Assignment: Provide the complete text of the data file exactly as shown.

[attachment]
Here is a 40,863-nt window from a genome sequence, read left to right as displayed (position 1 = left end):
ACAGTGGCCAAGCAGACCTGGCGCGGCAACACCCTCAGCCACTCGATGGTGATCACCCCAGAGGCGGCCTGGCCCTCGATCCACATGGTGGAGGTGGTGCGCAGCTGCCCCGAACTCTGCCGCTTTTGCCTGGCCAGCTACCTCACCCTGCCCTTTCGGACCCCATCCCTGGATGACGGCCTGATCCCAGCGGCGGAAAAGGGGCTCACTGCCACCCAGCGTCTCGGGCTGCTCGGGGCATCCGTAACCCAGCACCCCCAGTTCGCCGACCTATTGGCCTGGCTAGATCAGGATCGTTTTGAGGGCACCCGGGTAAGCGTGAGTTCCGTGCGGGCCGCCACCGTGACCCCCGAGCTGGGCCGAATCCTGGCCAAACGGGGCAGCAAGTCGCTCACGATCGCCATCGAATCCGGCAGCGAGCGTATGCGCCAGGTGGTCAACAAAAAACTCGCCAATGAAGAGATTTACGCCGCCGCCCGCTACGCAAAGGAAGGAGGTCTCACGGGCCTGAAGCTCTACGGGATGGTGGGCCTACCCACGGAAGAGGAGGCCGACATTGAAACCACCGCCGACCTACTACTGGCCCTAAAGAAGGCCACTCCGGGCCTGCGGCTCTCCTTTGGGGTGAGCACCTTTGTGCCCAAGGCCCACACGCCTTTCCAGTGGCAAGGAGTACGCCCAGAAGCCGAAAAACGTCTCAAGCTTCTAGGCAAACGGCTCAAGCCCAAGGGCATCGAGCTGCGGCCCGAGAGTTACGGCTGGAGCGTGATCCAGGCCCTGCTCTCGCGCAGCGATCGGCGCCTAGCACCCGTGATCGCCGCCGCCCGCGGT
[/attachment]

Here is a 40,863-nt window from a genome sequence, read left to right as displayed (position 1 = left end):
ACAGTGGCCAAGCAGACCTGGCGCGGCAACACCCTCAGCCACTCGATGGTGATCACCCCAGAGGCGGCCTGGCCCTCGATCCACATGGTGGAGGTGGTGCGCAGCTGCCCCGAACTCTGCCGCTTTTGCCTGGCCAGCTACCTCACCCTGCCCTTTCGGACCCCATCCCTGGATGACGGCCTGATCCCAGCGGCGGAAAAGGGGCTCACTGCCACCCAGCGTCTCGGGCTGCTCGGGGCATCCGTAACCCAGCACCCCCAGTTCGCCGACCTATTGGCCTGGCTAGATCAGGATCGTTTTGAGGGCACCCGGGTAAGCGTGAGTTCCGTGCGGGCCGCCACCGTGACCCCCGAGCTGGGCCGAATCCTGGCCAAACGGGGCAGCAAGTCGCTCACGATCGCCATCGAATCCGGCAGCGAGCGTATGCGCCAGGTGGTCAACAAAAAACTCGCCAATGAAGAGATTTACGCCGCCGCCCGCTACGCAAAGGAAGGAGGTCTCACGGGCCTGAAGCTCTACGGGATGGTGGGCCTACCCACGGAAGAGGAGGCCGACATTGAAACCACCGCCGACCTACTACTGGCCCTAAAGAAGGCCACTCCGGGCCTGCGGCTCTCCTTTGGGGTGAGCACCTTTGTGCCCAAGGCCCACACGCCTTTCCAGTGGCAAGGAGTACGCCCAGAAGCCGAAAAACGTCTCAAGCTTCTAGGCAAACGGCTCAAGCCCAAGGGCATCGAGCTGCGGCCCGAGAGTTACGGCTGGAGCGTGATCCAGGCCCTGCTCTCGCGCAGCGATCGGCGCCTAGCACCCGTGATCGCCGCCGCCCGCGGT